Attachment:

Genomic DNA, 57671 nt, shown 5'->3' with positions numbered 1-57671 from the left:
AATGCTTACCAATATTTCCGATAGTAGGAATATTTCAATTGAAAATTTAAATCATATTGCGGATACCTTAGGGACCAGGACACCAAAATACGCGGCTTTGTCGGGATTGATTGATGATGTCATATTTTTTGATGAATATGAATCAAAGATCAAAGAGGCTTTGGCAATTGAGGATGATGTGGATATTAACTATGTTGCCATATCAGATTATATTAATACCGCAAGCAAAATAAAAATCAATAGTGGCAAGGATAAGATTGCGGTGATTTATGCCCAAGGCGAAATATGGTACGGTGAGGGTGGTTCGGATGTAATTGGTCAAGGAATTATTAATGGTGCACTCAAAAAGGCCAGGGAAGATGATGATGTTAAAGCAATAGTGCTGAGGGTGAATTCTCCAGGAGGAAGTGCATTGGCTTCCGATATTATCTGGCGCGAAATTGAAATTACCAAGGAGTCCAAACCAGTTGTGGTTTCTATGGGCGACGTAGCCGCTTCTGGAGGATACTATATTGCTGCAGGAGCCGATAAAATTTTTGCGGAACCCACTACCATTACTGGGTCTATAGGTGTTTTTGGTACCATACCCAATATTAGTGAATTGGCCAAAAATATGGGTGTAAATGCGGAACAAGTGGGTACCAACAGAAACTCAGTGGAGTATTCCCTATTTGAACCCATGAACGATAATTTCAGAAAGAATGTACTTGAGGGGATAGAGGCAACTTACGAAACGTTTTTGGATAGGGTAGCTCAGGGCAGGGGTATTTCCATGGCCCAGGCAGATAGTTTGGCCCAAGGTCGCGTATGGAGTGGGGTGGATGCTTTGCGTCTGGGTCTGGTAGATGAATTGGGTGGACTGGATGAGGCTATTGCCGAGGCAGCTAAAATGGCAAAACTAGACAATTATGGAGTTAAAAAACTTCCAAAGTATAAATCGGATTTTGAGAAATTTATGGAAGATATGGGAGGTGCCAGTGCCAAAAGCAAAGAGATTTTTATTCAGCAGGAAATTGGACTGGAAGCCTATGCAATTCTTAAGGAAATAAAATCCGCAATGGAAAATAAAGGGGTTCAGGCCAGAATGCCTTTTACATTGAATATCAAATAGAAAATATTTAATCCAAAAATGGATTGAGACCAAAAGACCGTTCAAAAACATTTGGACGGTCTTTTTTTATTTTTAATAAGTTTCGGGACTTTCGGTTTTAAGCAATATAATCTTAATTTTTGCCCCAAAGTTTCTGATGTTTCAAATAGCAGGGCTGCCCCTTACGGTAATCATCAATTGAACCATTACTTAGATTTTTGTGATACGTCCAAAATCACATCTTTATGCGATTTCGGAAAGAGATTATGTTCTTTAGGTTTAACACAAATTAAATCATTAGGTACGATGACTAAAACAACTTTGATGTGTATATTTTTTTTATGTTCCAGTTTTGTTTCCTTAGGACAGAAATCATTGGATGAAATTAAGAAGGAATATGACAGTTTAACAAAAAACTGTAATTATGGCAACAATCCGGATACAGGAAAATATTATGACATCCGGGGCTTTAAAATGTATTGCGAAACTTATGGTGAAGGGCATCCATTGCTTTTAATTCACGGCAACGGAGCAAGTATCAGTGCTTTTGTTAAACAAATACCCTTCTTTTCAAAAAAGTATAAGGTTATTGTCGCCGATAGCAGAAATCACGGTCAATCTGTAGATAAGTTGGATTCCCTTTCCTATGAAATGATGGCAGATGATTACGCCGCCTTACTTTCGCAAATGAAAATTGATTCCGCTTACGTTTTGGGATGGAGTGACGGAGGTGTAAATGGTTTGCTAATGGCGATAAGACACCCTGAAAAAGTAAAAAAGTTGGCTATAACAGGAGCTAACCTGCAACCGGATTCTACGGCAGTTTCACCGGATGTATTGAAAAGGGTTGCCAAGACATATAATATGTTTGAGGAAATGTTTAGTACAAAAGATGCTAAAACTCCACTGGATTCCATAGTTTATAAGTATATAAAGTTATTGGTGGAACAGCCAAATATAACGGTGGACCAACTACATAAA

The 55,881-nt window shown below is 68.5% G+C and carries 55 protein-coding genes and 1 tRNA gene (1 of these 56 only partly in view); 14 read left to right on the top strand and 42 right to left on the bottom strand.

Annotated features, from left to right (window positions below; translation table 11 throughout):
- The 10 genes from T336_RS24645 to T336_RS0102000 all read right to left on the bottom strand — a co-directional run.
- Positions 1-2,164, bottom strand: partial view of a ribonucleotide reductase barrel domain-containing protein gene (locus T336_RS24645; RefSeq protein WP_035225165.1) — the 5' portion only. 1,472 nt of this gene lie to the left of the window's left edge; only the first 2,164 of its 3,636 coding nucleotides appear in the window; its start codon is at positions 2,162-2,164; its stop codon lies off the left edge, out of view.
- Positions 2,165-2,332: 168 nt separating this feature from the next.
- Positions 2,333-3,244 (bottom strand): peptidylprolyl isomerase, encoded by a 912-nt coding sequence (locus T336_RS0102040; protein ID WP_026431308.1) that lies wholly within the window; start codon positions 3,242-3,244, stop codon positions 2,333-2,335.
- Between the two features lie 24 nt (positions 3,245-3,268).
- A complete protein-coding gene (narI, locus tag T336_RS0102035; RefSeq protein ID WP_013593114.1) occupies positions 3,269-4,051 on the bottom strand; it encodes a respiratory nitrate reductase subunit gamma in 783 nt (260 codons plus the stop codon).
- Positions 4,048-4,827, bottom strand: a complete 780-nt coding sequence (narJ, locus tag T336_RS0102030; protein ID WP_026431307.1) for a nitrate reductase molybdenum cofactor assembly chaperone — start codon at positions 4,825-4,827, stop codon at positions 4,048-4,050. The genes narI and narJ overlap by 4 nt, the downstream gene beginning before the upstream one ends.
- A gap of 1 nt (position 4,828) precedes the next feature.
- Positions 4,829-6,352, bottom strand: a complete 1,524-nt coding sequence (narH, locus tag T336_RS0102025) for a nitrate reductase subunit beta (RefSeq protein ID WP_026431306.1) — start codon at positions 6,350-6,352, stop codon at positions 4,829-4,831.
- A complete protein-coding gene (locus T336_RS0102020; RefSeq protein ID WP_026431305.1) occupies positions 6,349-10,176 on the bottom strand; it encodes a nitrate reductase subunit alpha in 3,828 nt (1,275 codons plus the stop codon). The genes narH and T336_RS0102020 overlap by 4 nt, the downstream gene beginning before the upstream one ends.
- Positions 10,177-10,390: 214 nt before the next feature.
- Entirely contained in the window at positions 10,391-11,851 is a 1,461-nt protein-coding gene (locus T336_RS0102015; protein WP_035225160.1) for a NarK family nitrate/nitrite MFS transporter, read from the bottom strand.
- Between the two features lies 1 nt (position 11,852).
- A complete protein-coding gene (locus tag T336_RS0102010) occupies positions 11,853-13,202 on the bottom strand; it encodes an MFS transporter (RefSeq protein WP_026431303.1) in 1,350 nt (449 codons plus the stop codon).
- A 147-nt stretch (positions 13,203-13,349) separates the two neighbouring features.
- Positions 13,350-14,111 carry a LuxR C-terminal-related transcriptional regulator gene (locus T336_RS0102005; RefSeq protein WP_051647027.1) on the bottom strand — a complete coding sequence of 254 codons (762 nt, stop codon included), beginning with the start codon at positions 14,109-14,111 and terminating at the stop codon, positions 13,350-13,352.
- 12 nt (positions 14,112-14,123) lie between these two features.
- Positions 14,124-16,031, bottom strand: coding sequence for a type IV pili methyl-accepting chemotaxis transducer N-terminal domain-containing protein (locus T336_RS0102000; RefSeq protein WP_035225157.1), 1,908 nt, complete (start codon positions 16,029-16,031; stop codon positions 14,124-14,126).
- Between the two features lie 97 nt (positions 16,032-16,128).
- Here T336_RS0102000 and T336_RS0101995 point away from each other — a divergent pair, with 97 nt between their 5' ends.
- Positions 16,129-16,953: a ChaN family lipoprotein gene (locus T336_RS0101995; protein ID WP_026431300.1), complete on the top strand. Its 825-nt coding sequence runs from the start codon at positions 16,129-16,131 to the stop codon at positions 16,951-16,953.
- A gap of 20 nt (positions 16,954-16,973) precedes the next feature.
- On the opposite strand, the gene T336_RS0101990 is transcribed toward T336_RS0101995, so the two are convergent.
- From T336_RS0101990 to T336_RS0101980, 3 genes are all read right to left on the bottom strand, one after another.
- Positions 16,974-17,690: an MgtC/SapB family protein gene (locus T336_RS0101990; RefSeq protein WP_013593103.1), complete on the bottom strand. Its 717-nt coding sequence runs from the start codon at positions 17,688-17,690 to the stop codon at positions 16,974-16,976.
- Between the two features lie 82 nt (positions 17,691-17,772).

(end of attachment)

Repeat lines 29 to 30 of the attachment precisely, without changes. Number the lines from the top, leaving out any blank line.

- Positions 16,974-17,690: an MgtC/SapB family protein gene (locus T336_RS0101990; RefSeq protein WP_013593103.1), complete on the bottom strand. Its 717-nt coding sequence runs from the start codon at positions 17,688-17,690 to the stop codon at positions 16,974-16,976.
- Between the two features lie 82 nt (positions 17,691-17,772).